Thursday, January 31, 2008

The Last Day of the Leviticus Experiment

by Daniel Harrell

January has been a fascinating month. When I got the idea to try and live by the book of Leviticus (from AJ Jacobs), I wasn't sure whether a] I could get anyone to join me, or b] it would end up as a silly attempt to abide by a portion of the Bible that we Christians typically ignore. As hopefully you've read both here and on the Facebook page, this experiment has been anything but silly. True, there have been silly moments (most of the posted videos will testify to that), but overall it has been alternately enlightening and convicting, inspiring and depressing, hopeful and frustrating. Some of the participants dove into it whole heartedly (and whole-stomachly and whole-facially) while others found the demands of Old Testament law, even when tempered by grace, simply too hard or too tedious to bother with. It's probably too soon to tell whether anybody ever reached the Psalm 119:97 exclamation "How I love your law!," but I think everybody realized the depth of God's holiness and the power of the law to pound a person into God's righteous image. And also that grace, while granting forgiveness, is for the Christian as much about granting enablement to follow that which God demands his people do.

Admittedly, much of Leviticus makes little sense to the modern read. Interpretation is not easy--whether reading it through a gospel grid and trying to make it fit contemporary categories. Most of our interpretation has come through simply doing it, which I think was always the intention. Eating kosher seems odd until you try it and realize that food is a huge part of our life and that it falls under God's purview. What we put into our mouths mirrors what we put into our souls. Likewise the clothes we wear, our health and hygiene, our relationships and our behaviors, God wants a piece of all of it. Our practice of compartmentalizing faith and "real life" gets exposed as a sham.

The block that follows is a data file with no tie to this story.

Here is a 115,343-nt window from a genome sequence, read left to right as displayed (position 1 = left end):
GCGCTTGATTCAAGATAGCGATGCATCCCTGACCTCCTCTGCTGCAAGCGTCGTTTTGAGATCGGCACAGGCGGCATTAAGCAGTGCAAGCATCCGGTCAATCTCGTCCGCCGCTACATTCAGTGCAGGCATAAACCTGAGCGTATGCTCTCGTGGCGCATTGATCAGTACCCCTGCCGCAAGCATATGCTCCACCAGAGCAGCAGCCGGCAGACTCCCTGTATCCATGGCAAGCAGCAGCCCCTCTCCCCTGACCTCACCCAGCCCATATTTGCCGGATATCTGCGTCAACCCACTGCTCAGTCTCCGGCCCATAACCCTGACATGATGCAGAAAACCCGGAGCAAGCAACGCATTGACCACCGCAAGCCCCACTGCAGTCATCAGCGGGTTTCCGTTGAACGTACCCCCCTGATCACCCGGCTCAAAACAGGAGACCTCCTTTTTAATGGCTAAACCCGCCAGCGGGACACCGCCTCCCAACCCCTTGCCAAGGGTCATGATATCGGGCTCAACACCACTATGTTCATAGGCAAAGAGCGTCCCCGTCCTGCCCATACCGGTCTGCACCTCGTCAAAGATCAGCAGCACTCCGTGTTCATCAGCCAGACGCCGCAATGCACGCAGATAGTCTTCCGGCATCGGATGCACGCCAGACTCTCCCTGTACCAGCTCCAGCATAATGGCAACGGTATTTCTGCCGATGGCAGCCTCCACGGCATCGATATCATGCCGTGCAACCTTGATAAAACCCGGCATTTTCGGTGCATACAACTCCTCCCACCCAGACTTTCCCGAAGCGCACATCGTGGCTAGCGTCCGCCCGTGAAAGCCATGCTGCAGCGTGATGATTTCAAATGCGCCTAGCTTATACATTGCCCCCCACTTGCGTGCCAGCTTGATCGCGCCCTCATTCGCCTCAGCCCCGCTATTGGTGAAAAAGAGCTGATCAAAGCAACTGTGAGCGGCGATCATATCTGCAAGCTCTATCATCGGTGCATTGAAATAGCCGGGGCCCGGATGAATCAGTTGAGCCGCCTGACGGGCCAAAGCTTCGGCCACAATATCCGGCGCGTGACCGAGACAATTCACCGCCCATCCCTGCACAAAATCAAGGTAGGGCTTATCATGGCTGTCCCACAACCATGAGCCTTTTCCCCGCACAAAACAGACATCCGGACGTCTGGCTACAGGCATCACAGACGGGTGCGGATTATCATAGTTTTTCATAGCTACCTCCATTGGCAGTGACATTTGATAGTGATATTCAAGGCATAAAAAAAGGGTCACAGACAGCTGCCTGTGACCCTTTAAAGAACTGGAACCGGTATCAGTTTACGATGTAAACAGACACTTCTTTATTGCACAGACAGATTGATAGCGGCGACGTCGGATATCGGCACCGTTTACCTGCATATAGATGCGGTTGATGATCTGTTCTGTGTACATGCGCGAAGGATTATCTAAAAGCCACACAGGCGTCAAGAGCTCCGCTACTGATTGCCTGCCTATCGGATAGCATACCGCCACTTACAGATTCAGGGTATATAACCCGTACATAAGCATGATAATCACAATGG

Where do we go from here? It seems disingenuous as believers to say "well, it's February, I'm done living by the Bible." Nevertheless, the men will shave. Ian and Paul will eat their bacon. Brandy will get her lobster. Thomas will wear blue jeans again. Sundays will likely go back to being days where some work happens. Mary Frances will disassemble her tabernacle. Yet somehow something will be different. To have tasted the law is to have tasted God's will in its most distilled form. And while we haven't completely understood it, we have come in contact with holiness--peculiarity and distinctness that is a crucial part of what it means to be God's counter-cultural people on earth. I hope that means we'll strive to love our neighbors better and be concerned for the poor more and respect the aged and live sexually pure lives and worship with deeper reverence and embrace our identity as a peculiar priesthood, things that do make us different and do manifest God's holiness, all in dependence on the Holy Spirit to help us.

Just because the experiment part is over doesn't mean that the Leviticus project has ended. My sermons on Leviticus continue through Easter (when we plan to roll out a scapegoat). Reflections on the month will appear here and on the Facebbok site as will hopefully your interactions. We still have a lot to learn. Maybe even more than when we started.

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